Annette Hacker, director,
Office: (515) 294-4777
Yeon-Kyun Shin, Biochemistry, Biophysics and Molecular Biology, (515) 294-2530, firstname.lastname@example.org
Dan Kuester, News Service, 515-294-0704, email@example.com
Cholesterol-reducing drugs may lessen brain function, says ISU researcher
AMES, Iowa -- Research by an Iowa State University scientist suggests that cholesterol-reducing drugs known as statins may lessen brain function.
Yeon-Kyun Shin, a biophysics professor in the department of biochemistry, biophysics and molecular biology, says the results of his study show that drugs that inhibit the liver from making cholesterol may also keep the brain from making cholesterol, which is vital to efficient brain function.
"If you deprive cholesterol from the brain, then you directly affect the machinery that triggers the release of neurotransmitters," said Shin. "Neurotransmitters affect the data-processing and memory functions. In other words -- how smart you are and how well you remember things."
Shin's findings will be published in this month's edition of the journal Proceedings of the National Academy of Sciences of the United States of America.
Cholesterol is one of the building blocks of cells and is made in the liver. Low-density lipoprotein (LDL) -- often referred to as bad cholesterol -- is cholesterol in the bloodstream from the liver on the way to cells in the body. High-density lipoprotein (HDL) -- so-called good cholesterol -- is cholesterol being removed from cells. Too much LDL going to cells and not enough being removed can lead to cholesterol deposits and hardening of the cells.
"If you have too much cholesterol, your internal machinery is not going to be able to take away enough cholesterol from the cells," said Shin. "Then cells harden and you can get these deposits."
Cholesterol-reducing statin drugs are helpful because they keep the liver from synthesizing cholesterol so less of the substance is carried to the cells. This lowers LDL cholesterol.
It is the function of reducing the synthesis of cholesterol that Shin's study shows may also harm brain function.
"If you try to lower the cholesterol by taking medicine that is attacking the machinery of cholesterol synthesis in the liver, that medicine goes to the brain too. And then it reduces the synthesis of cholesterol which is necessary in the brain," said Shin.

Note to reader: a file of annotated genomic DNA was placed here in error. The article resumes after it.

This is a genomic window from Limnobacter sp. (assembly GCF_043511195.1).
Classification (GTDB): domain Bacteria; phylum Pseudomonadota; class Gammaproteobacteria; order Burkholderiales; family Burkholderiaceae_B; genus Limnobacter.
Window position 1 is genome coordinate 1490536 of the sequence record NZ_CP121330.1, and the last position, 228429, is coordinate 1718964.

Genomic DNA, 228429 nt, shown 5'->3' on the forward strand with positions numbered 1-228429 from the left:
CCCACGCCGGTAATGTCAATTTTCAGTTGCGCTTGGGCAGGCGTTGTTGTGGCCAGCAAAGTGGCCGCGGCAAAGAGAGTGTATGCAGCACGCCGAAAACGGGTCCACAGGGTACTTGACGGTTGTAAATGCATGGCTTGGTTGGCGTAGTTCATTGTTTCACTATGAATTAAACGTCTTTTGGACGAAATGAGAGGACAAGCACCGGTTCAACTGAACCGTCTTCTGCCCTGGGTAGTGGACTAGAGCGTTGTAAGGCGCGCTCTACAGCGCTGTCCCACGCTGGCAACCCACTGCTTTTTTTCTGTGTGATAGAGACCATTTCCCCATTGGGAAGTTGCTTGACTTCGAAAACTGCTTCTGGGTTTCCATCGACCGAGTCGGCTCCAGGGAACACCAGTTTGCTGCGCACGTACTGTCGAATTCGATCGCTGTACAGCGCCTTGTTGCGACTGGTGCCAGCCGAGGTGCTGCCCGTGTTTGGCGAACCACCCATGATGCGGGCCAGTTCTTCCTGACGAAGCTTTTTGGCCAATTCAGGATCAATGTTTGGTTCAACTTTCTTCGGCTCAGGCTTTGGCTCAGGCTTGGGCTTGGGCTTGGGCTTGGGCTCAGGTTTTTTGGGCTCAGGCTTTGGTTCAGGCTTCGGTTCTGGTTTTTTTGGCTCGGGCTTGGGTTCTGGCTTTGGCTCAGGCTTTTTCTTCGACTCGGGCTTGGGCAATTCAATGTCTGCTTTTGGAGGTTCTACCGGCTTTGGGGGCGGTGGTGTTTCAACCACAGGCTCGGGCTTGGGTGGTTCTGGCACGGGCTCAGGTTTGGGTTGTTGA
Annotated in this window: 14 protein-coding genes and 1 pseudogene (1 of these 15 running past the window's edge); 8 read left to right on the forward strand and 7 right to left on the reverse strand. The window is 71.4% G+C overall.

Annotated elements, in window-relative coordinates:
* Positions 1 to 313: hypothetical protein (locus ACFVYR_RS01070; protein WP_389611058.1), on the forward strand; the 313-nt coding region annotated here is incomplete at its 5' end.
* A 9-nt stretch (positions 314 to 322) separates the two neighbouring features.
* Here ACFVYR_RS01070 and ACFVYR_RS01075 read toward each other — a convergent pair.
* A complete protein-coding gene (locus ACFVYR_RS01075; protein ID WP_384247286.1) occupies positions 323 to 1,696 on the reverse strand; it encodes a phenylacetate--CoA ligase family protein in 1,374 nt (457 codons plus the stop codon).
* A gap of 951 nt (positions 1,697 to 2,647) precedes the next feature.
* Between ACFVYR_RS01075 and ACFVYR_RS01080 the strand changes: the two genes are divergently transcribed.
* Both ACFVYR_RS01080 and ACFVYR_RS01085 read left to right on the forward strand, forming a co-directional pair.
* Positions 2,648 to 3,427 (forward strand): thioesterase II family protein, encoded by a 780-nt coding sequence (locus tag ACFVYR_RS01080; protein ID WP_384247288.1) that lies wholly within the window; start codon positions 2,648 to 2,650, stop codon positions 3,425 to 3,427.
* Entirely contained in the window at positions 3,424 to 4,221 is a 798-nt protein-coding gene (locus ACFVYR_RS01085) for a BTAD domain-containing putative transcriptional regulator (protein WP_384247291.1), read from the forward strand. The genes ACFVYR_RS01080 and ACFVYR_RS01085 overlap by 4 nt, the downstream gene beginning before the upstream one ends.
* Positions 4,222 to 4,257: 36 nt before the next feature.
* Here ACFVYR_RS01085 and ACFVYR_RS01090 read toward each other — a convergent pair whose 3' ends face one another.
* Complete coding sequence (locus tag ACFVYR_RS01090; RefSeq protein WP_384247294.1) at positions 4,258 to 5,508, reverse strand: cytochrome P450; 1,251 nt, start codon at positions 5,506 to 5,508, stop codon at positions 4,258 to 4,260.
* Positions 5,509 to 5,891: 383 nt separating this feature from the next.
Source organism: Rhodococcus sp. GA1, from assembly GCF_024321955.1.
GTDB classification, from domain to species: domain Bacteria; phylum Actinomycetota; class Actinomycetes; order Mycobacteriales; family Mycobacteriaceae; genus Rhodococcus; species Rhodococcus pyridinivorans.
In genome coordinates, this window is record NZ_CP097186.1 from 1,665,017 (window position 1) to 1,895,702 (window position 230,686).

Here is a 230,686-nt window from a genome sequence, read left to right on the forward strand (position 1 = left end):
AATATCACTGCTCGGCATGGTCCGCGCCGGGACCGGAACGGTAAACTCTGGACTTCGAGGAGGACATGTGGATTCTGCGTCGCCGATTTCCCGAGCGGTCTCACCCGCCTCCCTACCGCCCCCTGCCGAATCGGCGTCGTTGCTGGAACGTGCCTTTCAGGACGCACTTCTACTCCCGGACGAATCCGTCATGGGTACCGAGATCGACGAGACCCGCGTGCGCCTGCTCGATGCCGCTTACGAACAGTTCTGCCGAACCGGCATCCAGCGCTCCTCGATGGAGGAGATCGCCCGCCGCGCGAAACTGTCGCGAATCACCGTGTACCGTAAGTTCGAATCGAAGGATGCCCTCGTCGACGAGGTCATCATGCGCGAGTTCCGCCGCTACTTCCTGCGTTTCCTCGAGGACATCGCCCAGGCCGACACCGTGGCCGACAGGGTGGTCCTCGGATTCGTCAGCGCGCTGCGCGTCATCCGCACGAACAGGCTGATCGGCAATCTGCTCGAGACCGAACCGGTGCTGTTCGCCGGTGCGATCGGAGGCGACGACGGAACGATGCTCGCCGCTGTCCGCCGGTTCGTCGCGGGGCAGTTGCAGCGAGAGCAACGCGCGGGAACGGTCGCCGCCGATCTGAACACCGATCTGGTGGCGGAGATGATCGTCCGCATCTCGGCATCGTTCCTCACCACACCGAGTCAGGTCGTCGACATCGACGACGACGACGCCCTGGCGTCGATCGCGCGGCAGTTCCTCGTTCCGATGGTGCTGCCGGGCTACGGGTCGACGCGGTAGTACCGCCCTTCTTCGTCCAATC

In his experiments, Shin tested the activity of the neurotransmitter-release machinery from brain cells without cholesterol present and measured how well the machinery functioned. He then included cholesterol in the system and again measured the protein function. Cholesterol increased protein function by five times.
"Our study shows there is a direct link between cholesterol and the neurotransmitter release," said Shin. "And we know exactly the molecular mechanics of what happens in the cells. Cholesterol changes the shape of the protein to stimulate thinking and memory."
While reducing the cholesterol in the brain may make you have less memory and cognitive skills, more cholesterol in the blood does not make people smarter. Because cholesterol in the blood cannot get across the blood brain barrier, there is no connection to the amount of cholesterol a person eats and brain function.
Shin says that for many people taking cholesterol-lower statins can be very healthful and they should listen to their doctor when taking medication.
Results of an Iowa State University study show that drugs that inhibit the liver from making cholesterol may also keep the brain from making cholesterol, which is vital to efficient brain function.
If you try to lower the cholesterol by taking medicine that is attacking the machinery of cholesterol synthesis in the liver, that medicine goes to the brain too. And then it reduces the synthesis of cholesterol which is necessary in the brain.